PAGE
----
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Monday, August 4, 2008

Restlet, JAXRS, JSR 311, Maven, Spring and more.

I have been wanting to alter my Restlet example that utilizes Spring, Restlet and Maven to use JAXRS or JSR 311 API. The Restlet project supports JAXRS.

For the sake of simplicity, I did not change the client code in anyway, i.e., preferring to use the Restlet API for invocations. In addition JAXRS does not provide for any Client API specifications ;-)

I changed the OrderResource as follows:
@Component @Path("/order")

public class OrderResource {
private static final Logger log = Logger.getLogger(OrderResource.class);

@Autowired private OrderService orderService;
@Autowired private MapperIF beanMapper;

public OrderResource() {
super();
}

private OrderDTO persistOrder(OrderDTO orderDTO) {
if (log.isDebugEnabled()) {
log.debug("Persisting order:" + orderDTO);
}

Order order = (Order) beanMapper.map(orderDTO, Order.class);

if (log.isDebugEnabled()) {
log.debug("Mapped Order" + order);
}

orderService.persist(order);

if (log.isDebugEnabled()) {
log.debug("Mapping persisted order to OrderDTO:" + order);
}
orderDTO = (OrderDTO) beanMapper.map(order, OrderDTO.class);

if (log.isDebugEnabled()) {
log.debug("Returning mapped order:" + orderDTO);
}

return orderDTO;
}

@Path("/{id}") @ConsumeMime("application/xml") @PUT public void updateOrder(
@PathParam("id") String id, OrderDTO orderDTO) {
if (log.isDebugEnabled()) {
log.debug("Enter Update Order, Id=" + id + ", Order DTO:" + orderDTO);
}
Long idLong = new Long(id);
orderDTO.setOrderId(idLong);
orderDTO = persistOrder(orderDTO);

if (log.isDebugEnabled()) {
log.debug("Order Persisted:" + orderDTO);
}
}

@ProduceMime("application/xml") @ConsumeMime("application/xml") @POST public OrderDTO storeOrder(
OrderDTO orderDTO) {
orderDTO = persistOrder(orderDTO);

return orderDTO;
}

@GET @Path("/{id}") @ProduceMime("application/xml") public OrderDTO getOrder(
@PathParam("id") String id) throws OrderNotFoundException {
Long orderId = new Long(id);

Order order = null;

try {
order = orderService.getOrder(orderId);
}
catch (OrderNotFoundException nfe) {
log.error("Order Not Found", nfe);
throw nfe;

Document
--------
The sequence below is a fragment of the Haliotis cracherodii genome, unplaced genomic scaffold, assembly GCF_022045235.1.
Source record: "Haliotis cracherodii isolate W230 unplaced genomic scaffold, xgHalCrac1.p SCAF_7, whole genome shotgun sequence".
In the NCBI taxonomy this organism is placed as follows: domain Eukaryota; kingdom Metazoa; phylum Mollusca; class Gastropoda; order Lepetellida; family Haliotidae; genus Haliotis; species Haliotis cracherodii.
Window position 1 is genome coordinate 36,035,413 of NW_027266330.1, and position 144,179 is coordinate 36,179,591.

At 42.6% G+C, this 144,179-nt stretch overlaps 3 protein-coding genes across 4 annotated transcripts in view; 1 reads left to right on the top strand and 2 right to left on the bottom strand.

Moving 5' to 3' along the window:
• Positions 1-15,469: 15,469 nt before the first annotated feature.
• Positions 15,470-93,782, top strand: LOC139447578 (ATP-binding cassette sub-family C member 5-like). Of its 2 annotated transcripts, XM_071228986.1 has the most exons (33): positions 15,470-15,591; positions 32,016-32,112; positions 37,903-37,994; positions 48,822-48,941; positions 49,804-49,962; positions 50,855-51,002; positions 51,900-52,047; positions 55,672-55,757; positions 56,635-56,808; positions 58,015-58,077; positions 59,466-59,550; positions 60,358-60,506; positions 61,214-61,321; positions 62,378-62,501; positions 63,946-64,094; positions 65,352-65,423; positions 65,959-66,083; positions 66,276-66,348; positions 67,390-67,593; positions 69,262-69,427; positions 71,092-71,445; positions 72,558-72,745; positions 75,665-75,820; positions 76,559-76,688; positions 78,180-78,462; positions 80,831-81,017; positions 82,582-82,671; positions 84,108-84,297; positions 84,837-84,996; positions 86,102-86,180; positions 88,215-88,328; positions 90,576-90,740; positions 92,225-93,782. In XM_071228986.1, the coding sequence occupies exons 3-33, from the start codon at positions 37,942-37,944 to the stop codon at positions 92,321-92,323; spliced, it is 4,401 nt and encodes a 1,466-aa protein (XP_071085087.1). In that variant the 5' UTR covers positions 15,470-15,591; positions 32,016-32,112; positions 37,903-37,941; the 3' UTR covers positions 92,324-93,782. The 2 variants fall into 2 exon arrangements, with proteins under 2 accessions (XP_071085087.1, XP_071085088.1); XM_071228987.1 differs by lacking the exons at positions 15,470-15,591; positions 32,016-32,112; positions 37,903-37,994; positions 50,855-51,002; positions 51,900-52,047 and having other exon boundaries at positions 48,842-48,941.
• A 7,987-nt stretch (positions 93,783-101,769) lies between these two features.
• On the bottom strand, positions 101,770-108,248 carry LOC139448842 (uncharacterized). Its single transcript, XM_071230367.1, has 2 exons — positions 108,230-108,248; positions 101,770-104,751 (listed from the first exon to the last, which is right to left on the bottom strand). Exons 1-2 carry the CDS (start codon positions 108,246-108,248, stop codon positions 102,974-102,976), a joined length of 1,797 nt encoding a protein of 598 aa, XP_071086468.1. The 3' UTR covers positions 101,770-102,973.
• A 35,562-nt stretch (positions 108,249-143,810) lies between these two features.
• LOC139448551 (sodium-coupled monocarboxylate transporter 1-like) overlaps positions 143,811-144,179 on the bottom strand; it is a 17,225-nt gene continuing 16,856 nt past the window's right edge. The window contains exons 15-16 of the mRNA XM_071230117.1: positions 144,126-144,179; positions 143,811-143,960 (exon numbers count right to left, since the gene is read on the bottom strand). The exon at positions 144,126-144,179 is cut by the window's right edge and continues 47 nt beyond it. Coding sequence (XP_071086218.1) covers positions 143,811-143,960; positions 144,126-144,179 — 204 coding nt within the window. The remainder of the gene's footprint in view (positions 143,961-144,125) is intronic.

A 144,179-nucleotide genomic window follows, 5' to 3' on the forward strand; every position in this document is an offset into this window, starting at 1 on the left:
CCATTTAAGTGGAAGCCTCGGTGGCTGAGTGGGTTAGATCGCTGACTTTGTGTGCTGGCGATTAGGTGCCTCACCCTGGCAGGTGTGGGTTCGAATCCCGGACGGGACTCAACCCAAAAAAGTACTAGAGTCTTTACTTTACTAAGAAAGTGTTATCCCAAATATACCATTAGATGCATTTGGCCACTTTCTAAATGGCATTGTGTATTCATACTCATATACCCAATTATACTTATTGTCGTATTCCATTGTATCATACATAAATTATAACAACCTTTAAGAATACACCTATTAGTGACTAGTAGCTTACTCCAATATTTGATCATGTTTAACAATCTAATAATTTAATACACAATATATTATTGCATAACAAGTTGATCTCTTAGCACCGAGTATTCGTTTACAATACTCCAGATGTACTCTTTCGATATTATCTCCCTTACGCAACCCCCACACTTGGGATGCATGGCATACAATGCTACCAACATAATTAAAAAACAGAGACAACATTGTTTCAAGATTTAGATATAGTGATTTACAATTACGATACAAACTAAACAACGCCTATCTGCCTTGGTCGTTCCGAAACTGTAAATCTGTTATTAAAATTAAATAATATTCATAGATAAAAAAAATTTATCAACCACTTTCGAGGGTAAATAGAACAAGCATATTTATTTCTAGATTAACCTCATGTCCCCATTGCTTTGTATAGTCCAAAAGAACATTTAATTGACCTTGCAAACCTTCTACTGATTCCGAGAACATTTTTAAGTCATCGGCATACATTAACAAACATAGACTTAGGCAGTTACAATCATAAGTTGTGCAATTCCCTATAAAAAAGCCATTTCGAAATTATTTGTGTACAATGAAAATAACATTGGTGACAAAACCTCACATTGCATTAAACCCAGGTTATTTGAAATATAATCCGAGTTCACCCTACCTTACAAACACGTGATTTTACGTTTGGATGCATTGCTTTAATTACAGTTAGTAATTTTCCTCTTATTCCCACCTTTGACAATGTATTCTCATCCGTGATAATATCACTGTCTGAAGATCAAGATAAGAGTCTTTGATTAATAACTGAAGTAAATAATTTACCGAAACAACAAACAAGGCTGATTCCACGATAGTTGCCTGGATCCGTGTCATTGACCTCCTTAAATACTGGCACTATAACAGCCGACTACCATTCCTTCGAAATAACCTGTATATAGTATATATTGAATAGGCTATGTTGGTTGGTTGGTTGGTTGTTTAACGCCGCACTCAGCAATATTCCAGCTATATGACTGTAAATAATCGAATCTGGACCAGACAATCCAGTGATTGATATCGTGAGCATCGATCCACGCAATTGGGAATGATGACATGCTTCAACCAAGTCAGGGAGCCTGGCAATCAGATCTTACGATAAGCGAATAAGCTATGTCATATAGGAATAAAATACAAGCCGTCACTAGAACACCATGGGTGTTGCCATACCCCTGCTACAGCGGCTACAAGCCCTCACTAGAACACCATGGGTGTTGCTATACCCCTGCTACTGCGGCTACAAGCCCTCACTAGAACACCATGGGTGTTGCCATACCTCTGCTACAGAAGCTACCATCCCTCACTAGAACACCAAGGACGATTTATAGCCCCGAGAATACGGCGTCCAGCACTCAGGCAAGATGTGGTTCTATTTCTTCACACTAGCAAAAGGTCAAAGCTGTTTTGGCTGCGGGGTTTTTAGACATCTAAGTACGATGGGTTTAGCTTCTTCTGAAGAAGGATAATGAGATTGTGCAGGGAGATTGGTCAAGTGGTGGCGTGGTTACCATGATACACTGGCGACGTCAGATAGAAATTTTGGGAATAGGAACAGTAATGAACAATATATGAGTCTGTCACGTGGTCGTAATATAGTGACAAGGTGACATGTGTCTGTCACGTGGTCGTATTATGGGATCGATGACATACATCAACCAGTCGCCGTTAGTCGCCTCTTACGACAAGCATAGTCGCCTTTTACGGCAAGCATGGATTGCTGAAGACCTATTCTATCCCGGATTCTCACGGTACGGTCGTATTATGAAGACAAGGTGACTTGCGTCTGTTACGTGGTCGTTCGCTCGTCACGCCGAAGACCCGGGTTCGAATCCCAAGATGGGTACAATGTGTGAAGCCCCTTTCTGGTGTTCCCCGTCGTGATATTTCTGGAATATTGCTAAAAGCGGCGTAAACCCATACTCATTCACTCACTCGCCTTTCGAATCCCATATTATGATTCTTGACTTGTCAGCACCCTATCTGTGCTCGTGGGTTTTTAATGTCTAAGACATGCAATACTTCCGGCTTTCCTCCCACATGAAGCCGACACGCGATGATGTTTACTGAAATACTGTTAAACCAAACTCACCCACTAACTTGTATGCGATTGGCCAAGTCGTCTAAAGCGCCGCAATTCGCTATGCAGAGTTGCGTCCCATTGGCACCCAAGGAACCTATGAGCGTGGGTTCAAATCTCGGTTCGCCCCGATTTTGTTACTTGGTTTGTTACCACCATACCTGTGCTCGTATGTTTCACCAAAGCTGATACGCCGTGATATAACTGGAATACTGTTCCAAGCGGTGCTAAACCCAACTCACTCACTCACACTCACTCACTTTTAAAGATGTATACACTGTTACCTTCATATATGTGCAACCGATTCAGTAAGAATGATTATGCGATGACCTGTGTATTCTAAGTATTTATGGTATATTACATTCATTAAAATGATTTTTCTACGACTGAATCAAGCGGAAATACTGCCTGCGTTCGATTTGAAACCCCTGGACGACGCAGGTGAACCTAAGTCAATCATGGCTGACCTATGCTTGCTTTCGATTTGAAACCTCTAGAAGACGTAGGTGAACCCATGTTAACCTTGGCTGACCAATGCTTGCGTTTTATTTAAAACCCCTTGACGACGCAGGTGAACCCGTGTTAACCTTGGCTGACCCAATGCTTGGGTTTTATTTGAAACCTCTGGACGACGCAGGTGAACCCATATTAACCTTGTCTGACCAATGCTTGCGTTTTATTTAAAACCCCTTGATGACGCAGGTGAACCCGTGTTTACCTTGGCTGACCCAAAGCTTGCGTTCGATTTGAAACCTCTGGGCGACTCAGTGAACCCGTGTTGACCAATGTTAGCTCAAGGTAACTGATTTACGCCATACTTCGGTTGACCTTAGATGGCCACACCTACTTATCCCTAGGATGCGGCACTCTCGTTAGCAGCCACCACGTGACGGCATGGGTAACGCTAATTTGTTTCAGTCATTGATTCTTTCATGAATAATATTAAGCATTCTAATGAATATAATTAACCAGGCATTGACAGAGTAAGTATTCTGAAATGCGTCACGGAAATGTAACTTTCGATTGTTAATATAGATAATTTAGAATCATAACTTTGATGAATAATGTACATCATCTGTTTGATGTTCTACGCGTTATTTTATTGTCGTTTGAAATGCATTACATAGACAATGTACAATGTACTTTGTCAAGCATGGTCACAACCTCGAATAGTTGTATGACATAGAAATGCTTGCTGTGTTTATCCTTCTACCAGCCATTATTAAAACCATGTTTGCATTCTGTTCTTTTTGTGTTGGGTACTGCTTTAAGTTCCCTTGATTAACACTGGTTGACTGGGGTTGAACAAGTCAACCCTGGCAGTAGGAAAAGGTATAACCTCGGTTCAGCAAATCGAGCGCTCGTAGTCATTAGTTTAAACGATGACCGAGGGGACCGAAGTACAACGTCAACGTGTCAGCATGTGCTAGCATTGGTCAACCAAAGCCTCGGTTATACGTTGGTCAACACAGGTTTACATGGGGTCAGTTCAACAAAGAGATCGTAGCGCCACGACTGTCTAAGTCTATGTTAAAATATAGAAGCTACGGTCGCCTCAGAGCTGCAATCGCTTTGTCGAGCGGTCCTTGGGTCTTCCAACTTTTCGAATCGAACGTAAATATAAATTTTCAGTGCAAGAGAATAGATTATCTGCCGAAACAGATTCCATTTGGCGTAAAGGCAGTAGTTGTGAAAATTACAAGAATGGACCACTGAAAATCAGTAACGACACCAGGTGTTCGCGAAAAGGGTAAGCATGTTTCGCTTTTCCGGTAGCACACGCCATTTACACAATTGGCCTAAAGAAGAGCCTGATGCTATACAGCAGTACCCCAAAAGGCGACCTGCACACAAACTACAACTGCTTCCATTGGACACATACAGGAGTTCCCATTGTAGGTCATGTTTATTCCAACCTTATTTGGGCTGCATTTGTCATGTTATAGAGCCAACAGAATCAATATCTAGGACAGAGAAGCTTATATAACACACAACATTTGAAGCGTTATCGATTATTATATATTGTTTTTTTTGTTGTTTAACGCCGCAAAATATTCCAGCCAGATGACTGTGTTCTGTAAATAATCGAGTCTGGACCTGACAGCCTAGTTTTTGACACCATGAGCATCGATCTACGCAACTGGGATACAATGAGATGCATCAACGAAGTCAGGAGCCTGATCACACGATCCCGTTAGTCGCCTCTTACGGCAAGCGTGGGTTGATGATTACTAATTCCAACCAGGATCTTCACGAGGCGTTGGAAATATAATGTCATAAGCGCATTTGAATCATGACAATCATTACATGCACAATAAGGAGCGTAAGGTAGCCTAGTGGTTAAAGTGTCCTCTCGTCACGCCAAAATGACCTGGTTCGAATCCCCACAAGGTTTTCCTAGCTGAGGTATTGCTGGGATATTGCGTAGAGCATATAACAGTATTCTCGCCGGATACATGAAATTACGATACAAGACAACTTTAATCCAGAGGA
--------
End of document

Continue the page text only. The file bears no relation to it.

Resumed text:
}

log.info("Order found..");

OrderDTO orderDTO = (OrderDTO) beanMapper.map(order, OrderDTO.class);

return orderDTO;
}

@DELETE @Path("/{id}") public void deleteOrder(@PathParam("id") String id) {
Long orderId = new Long(id);
orderService.delete(orderId);
}

public void validate() {
Assert.notNull(orderService);
}
}


Notable Changes to the OrderResource:


  1. The @Path annotation on the OrderResource class tells the container that the OrderResource will handle calls of the context /order.
  2. The @Path annotation on some of the methods of the OrderResource denote specifics of the path.
  3. @ConsumeMime and @ProduceMime annotations indicate the mime types that will be consumed or produced by the method respectively.
  4. @POST, @GET, @PUT, @DELETE denote the different HTTP methods and a method annotated with one of these annotations will handle the request of the specific type.
  5. @PathParam denotes a parameter that will be available for the method.

In the above example, we have eliminated code that extends a Restlet Resource class. We have used annotations to specify what HTTP methods the Resource supports. We have also eliminated the Representation concept from the methods in favor of @ProduceMine and @ConsumeMine which help define what mime types can be produced and consumed by the method respectively. JAXRS introduces the concept of Providers that help in marshalling/unmarshalling different mime types. Providers are annotated with the @Provider annotation. In addition, in the case of Exceptions, Exception Providers also can be developed that determine the response to be provided to a client.